Iran, whose proxy militias in Iraq have joined battles against the Islamic State, described the U.S. coalition as misguided because of the presence of Sunni Arab nations that Tehran views as key rivals.

In Baghdad, Prime Minister Haider al-Abadi’s office issued a statement praising Obama’s objective to “degrade, and ultimately destroy,” the network. The statement also echoed Obama’s call for Iraqi forces to take the lead in the fight, backed by international assistance.

Iraqi political and military leaders have been pushing for decisive U.S. military action since the militants began to claim important territory this year. But Washington was hesitant to provide much support to Maliki and made clear that U.S. airstrikes undertaken this summer were in support of the Iraqi people, not the Baghdad government.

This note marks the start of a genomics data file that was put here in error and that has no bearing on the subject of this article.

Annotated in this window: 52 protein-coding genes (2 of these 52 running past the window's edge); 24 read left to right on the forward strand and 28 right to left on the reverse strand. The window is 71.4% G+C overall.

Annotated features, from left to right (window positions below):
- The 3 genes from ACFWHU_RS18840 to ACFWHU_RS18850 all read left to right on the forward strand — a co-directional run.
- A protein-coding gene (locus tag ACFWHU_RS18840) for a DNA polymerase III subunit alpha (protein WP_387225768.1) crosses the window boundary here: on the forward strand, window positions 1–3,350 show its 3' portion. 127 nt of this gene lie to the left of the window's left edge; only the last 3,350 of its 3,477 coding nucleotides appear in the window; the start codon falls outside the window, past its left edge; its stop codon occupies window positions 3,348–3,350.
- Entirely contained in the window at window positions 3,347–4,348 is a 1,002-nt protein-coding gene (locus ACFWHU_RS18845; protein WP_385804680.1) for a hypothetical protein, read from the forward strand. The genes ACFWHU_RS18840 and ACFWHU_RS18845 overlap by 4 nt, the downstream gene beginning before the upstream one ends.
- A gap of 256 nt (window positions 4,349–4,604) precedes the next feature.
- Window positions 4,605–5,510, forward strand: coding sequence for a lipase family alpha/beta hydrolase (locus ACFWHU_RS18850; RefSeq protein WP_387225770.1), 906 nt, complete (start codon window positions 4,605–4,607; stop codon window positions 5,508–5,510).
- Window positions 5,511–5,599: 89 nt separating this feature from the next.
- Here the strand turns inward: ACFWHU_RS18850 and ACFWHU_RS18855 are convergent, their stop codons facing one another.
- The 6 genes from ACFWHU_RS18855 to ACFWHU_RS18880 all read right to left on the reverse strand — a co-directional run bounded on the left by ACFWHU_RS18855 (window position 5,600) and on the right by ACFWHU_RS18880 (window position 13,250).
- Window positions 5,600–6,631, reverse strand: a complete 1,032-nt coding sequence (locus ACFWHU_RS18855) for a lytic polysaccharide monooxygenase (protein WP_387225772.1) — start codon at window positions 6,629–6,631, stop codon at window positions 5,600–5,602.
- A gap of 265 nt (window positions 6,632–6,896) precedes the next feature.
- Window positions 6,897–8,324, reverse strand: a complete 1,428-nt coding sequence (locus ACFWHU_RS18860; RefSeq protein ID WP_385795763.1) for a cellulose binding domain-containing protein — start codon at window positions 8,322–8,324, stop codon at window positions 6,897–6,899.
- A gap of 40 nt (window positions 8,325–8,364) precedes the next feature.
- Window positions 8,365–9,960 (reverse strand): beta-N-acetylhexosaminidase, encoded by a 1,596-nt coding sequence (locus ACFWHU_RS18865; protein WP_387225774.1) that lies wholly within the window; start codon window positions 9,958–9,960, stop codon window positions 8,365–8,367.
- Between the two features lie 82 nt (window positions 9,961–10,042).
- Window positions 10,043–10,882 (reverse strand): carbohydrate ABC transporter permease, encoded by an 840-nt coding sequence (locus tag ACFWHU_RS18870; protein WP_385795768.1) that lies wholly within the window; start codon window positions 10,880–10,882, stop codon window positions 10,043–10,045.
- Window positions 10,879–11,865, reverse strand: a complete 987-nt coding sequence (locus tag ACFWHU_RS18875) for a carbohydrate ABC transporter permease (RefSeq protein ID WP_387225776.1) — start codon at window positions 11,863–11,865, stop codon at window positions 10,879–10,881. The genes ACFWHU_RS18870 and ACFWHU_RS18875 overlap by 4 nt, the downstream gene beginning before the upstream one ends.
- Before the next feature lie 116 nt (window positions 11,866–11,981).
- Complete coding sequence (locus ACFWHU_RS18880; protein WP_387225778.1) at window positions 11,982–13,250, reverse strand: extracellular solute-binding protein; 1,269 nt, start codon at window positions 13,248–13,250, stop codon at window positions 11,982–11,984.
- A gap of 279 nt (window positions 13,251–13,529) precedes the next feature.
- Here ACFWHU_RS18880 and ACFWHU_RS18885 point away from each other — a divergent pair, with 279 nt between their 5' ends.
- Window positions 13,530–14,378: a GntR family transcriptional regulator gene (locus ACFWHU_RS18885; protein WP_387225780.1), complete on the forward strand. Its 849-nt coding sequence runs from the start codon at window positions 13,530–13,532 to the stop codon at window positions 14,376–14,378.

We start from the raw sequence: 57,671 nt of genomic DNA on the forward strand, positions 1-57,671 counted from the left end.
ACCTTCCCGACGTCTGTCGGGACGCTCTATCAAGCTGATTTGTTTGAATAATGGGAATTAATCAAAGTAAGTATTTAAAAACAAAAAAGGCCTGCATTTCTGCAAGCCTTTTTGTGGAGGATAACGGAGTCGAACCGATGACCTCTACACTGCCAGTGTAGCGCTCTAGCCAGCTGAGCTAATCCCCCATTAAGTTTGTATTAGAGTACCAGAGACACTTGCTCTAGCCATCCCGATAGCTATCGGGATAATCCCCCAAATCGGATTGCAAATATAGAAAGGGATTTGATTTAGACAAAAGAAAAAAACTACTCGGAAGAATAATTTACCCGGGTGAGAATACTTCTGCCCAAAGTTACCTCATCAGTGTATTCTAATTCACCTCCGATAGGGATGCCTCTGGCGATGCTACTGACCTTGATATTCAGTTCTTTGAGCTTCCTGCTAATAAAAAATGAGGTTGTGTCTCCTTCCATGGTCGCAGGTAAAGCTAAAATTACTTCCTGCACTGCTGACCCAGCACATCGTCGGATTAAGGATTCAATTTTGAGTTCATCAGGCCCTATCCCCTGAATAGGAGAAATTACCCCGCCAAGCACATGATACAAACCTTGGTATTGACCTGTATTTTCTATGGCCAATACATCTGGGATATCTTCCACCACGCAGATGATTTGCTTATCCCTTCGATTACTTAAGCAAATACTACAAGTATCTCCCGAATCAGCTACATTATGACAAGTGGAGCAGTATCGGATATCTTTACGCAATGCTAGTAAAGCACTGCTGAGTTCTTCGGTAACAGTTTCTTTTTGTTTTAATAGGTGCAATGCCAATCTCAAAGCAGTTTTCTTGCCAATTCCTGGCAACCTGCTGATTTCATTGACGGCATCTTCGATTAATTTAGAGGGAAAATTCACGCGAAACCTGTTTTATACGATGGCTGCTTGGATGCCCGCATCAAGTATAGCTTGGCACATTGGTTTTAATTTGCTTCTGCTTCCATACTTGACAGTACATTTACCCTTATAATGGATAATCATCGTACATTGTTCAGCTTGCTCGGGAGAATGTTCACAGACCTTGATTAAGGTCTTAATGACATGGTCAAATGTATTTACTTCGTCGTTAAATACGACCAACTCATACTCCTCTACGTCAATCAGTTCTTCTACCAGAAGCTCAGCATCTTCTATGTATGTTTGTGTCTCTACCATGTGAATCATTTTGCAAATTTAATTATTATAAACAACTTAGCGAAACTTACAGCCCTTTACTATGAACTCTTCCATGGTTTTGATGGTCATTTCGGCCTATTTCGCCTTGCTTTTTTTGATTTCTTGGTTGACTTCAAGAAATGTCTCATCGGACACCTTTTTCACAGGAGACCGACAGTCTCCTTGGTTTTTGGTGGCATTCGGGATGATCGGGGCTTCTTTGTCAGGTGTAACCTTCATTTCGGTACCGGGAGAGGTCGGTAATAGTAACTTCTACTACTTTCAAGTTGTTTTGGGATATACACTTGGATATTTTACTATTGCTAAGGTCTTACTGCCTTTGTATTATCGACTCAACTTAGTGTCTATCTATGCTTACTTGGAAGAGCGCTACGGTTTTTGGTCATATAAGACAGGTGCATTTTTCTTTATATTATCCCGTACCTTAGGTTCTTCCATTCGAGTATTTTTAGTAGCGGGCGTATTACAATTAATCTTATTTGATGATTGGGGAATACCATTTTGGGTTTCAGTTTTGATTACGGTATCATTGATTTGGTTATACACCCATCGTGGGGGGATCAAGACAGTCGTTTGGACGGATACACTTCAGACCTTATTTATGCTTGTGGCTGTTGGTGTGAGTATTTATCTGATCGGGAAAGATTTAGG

Kerry made an unannounced visit to Iraq on Thursday to congratulate Abadi.

“This is an opportunity for real partnership, and Iraqis realize that we need a proactive relationship with the United States to face the Islamic State,” said Saad al-Muttalibi, a lawmaker from Abadi’s bloc.

However, he added that “the world had expected more from the United States” earlier in the crisis.

The U.S. airstrikes have been aimed at preventing the Islamic State’s advance on the semiautonomous Kurdish region and protecting critical infrastructure, such as a major dam. Iraqi officials say they expect the strikes to be expanded to other parts of the country, including areas near Baghdad that have become flash points.

Morris reported from Baghdad.